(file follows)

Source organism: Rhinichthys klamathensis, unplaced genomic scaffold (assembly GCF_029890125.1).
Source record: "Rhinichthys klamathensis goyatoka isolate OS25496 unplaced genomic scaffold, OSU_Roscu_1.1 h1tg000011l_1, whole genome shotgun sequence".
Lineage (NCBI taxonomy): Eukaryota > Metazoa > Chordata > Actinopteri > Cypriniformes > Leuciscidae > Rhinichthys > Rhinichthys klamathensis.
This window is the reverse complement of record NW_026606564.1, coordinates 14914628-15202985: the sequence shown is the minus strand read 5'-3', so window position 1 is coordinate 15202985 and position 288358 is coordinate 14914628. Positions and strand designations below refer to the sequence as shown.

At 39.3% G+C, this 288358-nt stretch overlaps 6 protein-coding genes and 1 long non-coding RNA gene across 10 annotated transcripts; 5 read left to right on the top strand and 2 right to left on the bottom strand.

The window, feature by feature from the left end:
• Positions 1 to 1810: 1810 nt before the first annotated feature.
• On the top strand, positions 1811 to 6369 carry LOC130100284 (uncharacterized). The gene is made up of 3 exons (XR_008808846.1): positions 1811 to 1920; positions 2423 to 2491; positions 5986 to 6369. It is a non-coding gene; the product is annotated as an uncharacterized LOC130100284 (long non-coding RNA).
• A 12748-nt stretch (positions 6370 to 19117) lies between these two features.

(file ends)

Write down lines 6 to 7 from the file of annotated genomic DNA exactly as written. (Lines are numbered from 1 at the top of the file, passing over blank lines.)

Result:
The window, feature by feature from the left end:
• Positions 1 to 1810: 1810 nt before the first annotated feature.